Tuesday, June 20, 2017

Back It All Up: Part IV

After remembering being reminded by Borepatch that I didn't follow up on the hardware section of our series on backing up I wanted to offer my thoughts on backup software.

There's one criteria. Do you trust it? Does it do what it says it's doing? Or is it running for 3 hours creating a ghost of a backup?

Here's what I want my backup software to do.

1. Run automatically.
2. Do not encrypt or use any proprietary file formatting.
3. Be highly configurable.**
4. Restore the files when I need them.

**I want to be able to pick a schedule, select incremental backups, delete old backups, pick the folders and files I want backed up, and have it run at two in the morning and leave a report when it finishes. I want the backups on one of the external devices we already discussed, a local external drive, and perhaps a network location off-site.

There's lots of choices. Here's CNet's review of free backup software.

I can't speak about most of them, they may all be fine, but the one I use is on that list. Cobain. It does it all as far I am concerned. Here's the review from Download.com:

For all the bells and whistles you get with this backup program, we were shocked to find that it's free. Cobian Backup not only looks good, but it proved to be a very reliable and easy to use backup tool.
The user interface is straightforward, and the colorful command buttons are extremely intuitive. Creating a new backup task was easy, despite all of the configuration options. Basically, all we had to do was create a name, decide what files and folders to include, and create a schedule for the backup. We opted to save important files to our USB, which worked perfectly. We were impressed by the file compression and encryption options that aren't found in many paid programs. The Options menu comes with tons of settings for more advanced file compression, password-protecting the user interface, and even changing the interface's appearance. We were able perform random backups with the click of a button, and likewise, we were able to run multiple backup tasks all at once without any problems whatsoever.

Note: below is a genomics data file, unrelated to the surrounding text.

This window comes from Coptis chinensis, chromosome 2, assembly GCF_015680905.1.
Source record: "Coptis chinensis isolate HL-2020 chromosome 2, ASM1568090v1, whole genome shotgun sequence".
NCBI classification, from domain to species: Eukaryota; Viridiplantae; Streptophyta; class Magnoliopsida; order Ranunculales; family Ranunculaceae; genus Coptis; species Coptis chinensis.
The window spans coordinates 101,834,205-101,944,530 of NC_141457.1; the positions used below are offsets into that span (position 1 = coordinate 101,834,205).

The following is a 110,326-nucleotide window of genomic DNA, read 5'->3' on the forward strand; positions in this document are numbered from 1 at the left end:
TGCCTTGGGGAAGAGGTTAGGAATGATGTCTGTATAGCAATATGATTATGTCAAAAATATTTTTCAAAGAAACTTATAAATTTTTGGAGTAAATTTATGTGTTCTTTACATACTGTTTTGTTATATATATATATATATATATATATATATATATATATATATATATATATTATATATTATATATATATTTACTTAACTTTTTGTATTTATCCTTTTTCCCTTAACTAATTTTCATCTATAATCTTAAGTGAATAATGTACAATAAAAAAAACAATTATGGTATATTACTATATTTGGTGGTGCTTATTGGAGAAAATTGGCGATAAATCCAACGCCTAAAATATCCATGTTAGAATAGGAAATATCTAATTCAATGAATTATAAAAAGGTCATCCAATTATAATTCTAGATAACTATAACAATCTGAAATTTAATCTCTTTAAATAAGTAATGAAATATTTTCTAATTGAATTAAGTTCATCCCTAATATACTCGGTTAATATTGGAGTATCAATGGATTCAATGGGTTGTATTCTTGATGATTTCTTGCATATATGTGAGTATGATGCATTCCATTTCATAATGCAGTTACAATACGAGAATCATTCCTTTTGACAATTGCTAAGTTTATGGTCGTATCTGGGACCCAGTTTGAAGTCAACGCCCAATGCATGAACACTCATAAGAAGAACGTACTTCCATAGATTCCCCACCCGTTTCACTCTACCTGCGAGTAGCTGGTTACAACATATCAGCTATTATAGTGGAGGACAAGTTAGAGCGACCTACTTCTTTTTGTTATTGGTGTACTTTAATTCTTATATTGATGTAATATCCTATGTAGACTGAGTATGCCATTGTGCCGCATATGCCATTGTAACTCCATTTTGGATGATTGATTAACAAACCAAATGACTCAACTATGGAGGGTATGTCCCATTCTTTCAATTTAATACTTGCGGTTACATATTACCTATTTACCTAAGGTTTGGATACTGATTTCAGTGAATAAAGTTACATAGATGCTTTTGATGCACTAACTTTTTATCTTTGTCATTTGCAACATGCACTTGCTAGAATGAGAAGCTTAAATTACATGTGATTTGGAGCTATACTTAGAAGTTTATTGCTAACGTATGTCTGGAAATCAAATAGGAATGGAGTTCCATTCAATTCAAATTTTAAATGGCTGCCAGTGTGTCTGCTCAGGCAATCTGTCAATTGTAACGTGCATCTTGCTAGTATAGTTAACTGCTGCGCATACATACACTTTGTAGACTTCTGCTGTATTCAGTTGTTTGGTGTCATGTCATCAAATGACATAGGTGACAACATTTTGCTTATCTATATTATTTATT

Cobian Backup offers multiple help venues, including an index, a tutorial, and support forums. However, even the most novice users will be able to jump in with very little, if no, guidance. We highly recommend this program for all users.
That's it. One recommendation. Free. Been using it personally for years. It's the same software I would recommend to you if we sitting around a campfire sipping bourbon.

2 comments:

Kurt McLoud said...

I use and highly recommend Veeam Endpoint Backup Free. It meets all of your criteria. https://www.veeam.com/windows-endpoint-server-backup-free.html

I use it for a handful of machines at home, backing up up to a NAS. Also use it at a church building, again, handful of machines backing up up to a NAS. Runs automatically, emails detailed reports upon success or failure.

STxAR said...

Thank you for the recommendation.